The Chinese embassy in New Delhi has issued a letter reminding Indian media to follow the “one-China” principle ahead of Taiwan’s Double Tenth national holiday.
The self-ruled island will celebrate the 109th anniversary of its official name – Republic of China – on Saturday, called the Double Tenth, as it falls on the 10th day of the 10th month, the date of the Wuchang uprising in 1911. In 1912 the first democratic republic was set up by the Nationalists, or Kuomintang, in China before they retreated to Taiwan in 1949 after losing the civil war.
Indian media reported on a letter issued by the press office of the Chinese embassy in New Delhi on Wednesday referring to the “so-called forthcoming ‘National Day of Taiwan’”. The letter said the delegation “would like to remind our media friends that there is only one China in the world, and the Government of the People’s Republic of China is the sole legitimate government representing the whole of China”.
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It is not clear how many Indian media organisations received the letter, but according to an email seen by the South China Morning Post, the letter was sent to 254 journalists.
Taiwanese Foreign Minister Joseph Wu signed off in a tweet on Wednesday night: “#India is the largest democracy on Earth with a vibrant press & freedom-loving people. But it looks like communist #China is hoping to march into the subcontinent by imposing censorship. #Taiwan’s Indian friends will have one reply: GET LOST! JW”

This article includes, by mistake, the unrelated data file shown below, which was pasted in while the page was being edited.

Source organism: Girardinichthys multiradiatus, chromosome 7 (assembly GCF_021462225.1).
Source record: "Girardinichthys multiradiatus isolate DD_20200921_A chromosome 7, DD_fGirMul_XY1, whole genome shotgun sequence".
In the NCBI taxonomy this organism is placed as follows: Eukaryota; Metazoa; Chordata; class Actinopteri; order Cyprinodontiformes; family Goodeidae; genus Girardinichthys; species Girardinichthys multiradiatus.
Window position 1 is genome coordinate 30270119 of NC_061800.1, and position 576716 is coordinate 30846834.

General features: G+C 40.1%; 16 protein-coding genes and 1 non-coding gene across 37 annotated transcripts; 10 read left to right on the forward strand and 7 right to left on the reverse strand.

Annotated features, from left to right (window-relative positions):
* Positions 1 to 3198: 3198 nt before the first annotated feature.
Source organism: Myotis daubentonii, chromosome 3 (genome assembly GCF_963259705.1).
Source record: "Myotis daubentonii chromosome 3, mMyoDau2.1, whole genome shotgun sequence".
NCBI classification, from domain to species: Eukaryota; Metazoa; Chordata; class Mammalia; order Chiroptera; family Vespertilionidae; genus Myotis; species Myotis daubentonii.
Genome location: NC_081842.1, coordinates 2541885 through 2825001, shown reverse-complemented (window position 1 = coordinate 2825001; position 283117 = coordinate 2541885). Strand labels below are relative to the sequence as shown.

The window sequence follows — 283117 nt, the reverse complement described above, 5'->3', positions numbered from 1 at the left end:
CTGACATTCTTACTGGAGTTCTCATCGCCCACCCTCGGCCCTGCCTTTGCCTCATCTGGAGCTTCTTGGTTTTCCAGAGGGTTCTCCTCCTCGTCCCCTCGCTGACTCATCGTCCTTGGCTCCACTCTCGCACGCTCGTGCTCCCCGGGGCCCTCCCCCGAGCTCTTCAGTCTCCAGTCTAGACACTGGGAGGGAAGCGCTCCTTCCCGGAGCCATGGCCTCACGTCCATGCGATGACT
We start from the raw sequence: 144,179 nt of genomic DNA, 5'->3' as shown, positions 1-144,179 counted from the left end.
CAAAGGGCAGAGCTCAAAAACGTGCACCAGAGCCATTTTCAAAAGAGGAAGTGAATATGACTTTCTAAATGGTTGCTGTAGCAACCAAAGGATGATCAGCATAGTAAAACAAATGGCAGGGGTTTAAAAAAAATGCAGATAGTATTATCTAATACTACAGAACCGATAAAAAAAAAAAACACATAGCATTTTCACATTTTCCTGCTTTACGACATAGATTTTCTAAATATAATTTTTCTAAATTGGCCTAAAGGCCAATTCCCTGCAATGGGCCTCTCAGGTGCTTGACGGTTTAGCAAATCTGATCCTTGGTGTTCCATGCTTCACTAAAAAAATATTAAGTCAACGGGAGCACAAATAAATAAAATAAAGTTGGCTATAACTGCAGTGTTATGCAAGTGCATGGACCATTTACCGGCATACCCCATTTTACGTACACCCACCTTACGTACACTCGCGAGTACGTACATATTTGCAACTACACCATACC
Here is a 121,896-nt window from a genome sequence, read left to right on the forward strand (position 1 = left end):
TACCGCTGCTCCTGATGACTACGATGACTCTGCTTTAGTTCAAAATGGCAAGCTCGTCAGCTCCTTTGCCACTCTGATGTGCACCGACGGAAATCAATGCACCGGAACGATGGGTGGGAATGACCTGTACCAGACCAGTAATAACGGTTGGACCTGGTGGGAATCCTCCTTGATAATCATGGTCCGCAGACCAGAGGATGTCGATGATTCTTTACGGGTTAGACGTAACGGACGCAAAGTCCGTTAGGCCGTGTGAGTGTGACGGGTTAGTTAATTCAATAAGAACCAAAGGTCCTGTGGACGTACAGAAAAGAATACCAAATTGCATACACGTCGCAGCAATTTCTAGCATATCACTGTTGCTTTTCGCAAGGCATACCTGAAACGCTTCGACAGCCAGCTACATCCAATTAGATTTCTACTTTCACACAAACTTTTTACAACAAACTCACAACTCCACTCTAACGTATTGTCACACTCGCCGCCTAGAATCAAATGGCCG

Beijing considers Taiwan a breakaway province to be brought into the mainland’s fold, by force if necessary. Cross-strait relations have become especially intense as Taiwan emerges as a geopolitical battleground in deteriorating China-US relations.
According to Indian media reports, the embassy’s move followed full-page advertisements placed by the Taiwanese government in two Delhi-based newspapers ahead of the anniversary, which featured an image of Taiwanese President Tsai Ing-wen and the slogan “Taiwan and India are natural partners”.
The Chinese embassy in New Delhi has been contacted for comment.
The letter from the Chinese embassy urged Indian media to abide by the Indian government’s position recognising China’s “one-China principle” and gave specific guidelines.
“In particular, Taiwan shall not be referred to as a ‘country (nation)’ or ‘Republic of China’ or the leader of China’s Taiwan region as ‘President’, so as not to send the wrong signals to the general public,” the letter said, adding that the embassy is “willing to maintain communication with media friends on China-related reports”.
More from South China Morning Post:
- US warns China against attacking Taiwan, stressing American ‘ambiguity’
- Taiwan’s opposition KMT calls for official ties with US in bid to outflank President Tsai Ing-Wen
- Taiwan’s opposition KMT to uphold ‘one China’ consensus as part of cross-strait policy
This article Don’t use Taiwan’s Double Tenth holiday to undermine the one-China principle, Beijing tells Indian media first appeared on South China Morning Post